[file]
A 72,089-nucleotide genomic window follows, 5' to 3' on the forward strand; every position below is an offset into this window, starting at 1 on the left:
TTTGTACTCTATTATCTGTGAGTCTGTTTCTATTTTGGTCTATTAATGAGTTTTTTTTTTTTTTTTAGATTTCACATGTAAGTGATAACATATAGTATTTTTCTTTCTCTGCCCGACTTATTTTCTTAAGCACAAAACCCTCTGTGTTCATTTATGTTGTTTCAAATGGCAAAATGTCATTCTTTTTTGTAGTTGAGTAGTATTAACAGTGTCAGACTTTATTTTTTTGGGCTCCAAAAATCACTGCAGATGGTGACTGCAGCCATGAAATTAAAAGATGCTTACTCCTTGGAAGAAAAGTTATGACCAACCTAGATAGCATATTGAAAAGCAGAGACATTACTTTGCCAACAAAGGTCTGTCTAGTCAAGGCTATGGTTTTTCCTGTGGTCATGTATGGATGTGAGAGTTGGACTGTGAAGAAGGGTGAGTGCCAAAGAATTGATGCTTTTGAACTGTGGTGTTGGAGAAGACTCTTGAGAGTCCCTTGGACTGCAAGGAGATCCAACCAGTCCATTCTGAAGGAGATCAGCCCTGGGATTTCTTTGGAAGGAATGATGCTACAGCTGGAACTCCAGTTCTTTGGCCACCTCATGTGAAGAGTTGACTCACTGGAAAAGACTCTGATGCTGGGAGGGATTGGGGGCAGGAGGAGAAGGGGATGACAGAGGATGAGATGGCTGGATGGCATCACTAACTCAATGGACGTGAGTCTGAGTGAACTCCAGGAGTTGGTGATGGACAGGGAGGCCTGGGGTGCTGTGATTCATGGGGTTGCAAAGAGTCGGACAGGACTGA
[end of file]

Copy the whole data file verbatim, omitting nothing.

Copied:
A 72,089-nucleotide genomic window follows, 5' to 3' on the forward strand; every position below is an offset into this window, starting at 1 on the left:
TTTGTACTCTATTATCTGTGAGTCTGTTTCTATTTTGGTCTATTAATGAGTTTTTTTTTTTTTTTTAGATTTCACATGTAAGTGATAACATATAGTATTTTTCTTTCTCTGCCCGACTTATTTTCTTAAGCACAAAACCCTCTGTGTTCATTTATGTTGTTTCAAATGGCAAAATGTCATTCTTTTTTGTAGTTGAGTAGTATTAACAGTGTCAGACTTTATTTTTTTGGGCTCCAAAAATCACTGCAGATGGTGACTGCAGCCATGAAATTAAAAGATGCTTACTCCTTGGAAGAAAAGTTATGACCAACCTAGATAGCATATTGAAAAGCAGAGACATTACTTTGCCAACAAAGGTCTGTCTAGTCAAGGCTATGGTTTTTCCTGTGGTCATGTATGGATGTGAGAGTTGGACTGTGAAGAAGGGTGAGTGCCAAAGAATTGATGCTTTTGAACTGTGGTGTTGGAGAAGACTCTTGAGAGTCCCTTGGACTGCAAGGAGATCCAACCAGTCCATTCTGAAGGAGATCAGCCCTGGGATTTCTTTGGAAGGAATGATGCTACAGCTGGAACTCCAGTTCTTTGGCCACCTCATGTGAAGAGTTGACTCACTGGAAAAGACTCTGATGCTGGGAGGGATTGGGGGCAGGAGGAGAAGGGGATGACAGAGGATGAGATGGCTGGATGGCATCACTAACTCAATGGACGTGAGTCTGAGTGAACTCCAGGAGTTGGTGATGGACAGGGAGGCCTGGGGTGCTGTGATTCATGGGGTTGCAAAGAGTCGGACAGGACTGA